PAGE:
Assemblymembers Pat Burke (D-Buffalo), Karen McMahon (D-Amherst/Pendleton), Sean Ryan (D-Buffalo) and Monica P. Wallace (D-Lancaster) announced passage of legislation to ban the use of the so-called gay panic defense. The legislation prevents a criminal defendant from seeking to use a victims sexual orientation or gender identity as an affirmative defense to murder (A.8375). All four assembly members have been vocal proponents of this legislation and made the passage of this bill a top priority.
The sordid history of using a victims sexual orientation as an excuse to cause them harm or death is now at an end, Burke said. Stopping this hateful legal tactic was long overdue.
The elimination of the gay panic defense demonstrates that New York State is committed to equality for all New Yorkers and makes clear that no one should be the victim of a crime because of their sexual orientation or gender identity, McMahon said. This is an important message of support to the LGBTQ community.
The law should be applied equally to everyone and the gay panic defense has no place in our legal system, Ryan said. This bill ensures the equal protection of people of all sexual orientations under our law and was long overdue. I'm proud to stand with my partners in government to make sure this dangerous legal strategy can no longer be used in New York State.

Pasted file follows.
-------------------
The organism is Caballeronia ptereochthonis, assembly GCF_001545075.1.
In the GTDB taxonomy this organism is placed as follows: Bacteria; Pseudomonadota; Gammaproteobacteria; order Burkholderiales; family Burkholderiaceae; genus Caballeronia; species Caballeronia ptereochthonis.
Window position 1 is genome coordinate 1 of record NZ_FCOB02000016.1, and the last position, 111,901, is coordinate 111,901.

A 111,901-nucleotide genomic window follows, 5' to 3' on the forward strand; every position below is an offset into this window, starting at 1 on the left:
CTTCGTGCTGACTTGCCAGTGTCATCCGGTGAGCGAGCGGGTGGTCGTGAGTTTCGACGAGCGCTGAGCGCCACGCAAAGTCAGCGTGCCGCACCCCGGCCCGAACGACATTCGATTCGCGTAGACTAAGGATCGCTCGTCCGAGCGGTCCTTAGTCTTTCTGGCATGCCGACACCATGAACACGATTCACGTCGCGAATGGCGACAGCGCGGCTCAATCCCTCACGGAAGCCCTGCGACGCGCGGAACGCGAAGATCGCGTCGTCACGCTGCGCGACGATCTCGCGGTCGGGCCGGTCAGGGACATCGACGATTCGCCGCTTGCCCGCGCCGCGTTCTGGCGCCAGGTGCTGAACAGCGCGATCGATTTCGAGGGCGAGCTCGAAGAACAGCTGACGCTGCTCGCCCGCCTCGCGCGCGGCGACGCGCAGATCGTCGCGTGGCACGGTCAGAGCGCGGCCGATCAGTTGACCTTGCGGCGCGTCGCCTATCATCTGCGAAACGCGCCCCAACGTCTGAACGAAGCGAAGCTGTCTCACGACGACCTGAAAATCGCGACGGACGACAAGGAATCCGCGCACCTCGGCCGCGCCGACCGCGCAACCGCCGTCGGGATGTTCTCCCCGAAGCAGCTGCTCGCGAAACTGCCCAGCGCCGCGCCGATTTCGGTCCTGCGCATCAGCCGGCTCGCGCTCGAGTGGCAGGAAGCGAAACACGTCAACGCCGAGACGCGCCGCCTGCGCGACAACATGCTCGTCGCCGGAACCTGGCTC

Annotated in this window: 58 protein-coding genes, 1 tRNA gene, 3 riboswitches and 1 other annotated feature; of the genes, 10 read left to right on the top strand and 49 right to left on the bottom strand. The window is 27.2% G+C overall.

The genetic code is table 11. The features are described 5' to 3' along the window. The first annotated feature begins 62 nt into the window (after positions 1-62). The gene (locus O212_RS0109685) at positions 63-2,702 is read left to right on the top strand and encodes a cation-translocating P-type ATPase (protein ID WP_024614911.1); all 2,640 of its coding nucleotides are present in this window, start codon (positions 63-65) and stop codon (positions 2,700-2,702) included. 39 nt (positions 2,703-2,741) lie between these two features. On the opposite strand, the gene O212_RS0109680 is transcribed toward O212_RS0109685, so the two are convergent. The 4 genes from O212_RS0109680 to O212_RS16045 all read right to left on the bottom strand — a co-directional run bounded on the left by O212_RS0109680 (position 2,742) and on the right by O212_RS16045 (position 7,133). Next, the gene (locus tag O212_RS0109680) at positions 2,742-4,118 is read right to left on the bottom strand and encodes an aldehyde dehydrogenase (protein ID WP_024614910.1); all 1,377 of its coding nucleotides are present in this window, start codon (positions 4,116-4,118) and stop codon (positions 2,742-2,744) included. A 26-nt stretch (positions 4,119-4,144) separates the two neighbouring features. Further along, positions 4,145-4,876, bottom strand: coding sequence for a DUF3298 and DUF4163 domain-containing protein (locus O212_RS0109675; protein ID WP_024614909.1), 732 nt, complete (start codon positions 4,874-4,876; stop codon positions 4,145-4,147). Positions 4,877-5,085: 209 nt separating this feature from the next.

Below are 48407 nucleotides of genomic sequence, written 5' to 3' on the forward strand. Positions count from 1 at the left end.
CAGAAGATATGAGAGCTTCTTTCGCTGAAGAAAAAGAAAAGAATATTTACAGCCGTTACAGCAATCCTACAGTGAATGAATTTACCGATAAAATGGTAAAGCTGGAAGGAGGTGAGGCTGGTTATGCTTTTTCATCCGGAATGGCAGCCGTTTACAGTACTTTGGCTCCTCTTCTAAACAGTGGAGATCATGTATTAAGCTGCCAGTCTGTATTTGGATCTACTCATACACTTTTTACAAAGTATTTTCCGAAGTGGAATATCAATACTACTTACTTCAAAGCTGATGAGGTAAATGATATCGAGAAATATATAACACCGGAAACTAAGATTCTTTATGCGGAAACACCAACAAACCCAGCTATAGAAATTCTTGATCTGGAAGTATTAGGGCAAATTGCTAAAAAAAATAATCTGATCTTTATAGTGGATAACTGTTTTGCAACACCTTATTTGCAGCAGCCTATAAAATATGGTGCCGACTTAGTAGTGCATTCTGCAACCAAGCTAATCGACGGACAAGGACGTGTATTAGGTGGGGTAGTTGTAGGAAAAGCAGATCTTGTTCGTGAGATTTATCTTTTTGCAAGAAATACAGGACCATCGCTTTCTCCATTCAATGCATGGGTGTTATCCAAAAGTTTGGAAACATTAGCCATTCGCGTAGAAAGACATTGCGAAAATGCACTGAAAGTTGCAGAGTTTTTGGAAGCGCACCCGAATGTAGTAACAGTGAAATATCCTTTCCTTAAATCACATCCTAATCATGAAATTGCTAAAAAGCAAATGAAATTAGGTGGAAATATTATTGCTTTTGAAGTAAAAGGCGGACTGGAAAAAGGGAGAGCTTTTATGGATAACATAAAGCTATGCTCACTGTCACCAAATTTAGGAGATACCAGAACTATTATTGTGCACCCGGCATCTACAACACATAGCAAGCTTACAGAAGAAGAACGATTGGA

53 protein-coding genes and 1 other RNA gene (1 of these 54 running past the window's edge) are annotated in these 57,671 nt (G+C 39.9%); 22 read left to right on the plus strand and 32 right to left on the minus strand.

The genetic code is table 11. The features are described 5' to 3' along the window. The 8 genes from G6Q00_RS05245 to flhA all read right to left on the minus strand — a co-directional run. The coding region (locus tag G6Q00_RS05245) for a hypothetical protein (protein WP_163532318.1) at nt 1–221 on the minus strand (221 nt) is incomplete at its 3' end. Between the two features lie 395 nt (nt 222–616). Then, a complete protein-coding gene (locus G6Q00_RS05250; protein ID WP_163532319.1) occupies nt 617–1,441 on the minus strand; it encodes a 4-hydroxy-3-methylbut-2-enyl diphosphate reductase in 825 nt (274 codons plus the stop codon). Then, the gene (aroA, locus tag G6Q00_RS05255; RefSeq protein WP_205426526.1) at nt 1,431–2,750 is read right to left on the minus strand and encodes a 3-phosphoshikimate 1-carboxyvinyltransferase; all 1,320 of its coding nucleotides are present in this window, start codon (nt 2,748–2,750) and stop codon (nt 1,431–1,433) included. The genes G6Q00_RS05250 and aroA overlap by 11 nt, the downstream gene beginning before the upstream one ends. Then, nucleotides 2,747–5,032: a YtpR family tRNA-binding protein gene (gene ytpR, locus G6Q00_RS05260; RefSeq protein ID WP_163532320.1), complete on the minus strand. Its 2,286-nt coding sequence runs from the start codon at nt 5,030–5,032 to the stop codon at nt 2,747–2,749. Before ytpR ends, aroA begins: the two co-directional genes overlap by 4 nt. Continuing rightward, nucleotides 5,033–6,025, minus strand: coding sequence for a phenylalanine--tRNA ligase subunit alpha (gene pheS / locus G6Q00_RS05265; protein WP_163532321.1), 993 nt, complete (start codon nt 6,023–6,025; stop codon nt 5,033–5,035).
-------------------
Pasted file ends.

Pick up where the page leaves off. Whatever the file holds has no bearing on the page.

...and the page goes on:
This defense seeks to justify murder because of bias or discrimination by the perpetrator against the victim. Discrimination has no place in our justice system and no place in New York, Wallace said. It diminishes the rights of victims and creates a dangerous loophole in our criminal justice system. This legislation is long overdue, and Ill always stand up against hate to preserve the safety and equality of all New Yorkers.
This issue has been a top priority for the delegation. They previously held a press conference on June 10 to call on the Assembly to ban the gay or trans panic defense before the end of this years legislative session.
The bill would prohibit the affirmative defense of extreme emotional disturbance in relation to the discovery of a victims sexual orientation or gender identity in cases where the defendant is being charged with second-degree murder. Often referred to as the gay panic or trans panic defense, the strategy has been used to mitigate murder cases by alleging the defendant panicked after learning of the victims sexual orientation or gender identity, or that the victim made an advance toward the defendant. This legislation would bar defendants from using the defense to seek a lesser sentence. Once it becomes law, New York will become the fifth state to ban the use of gay panic and trans panic in the courtroom.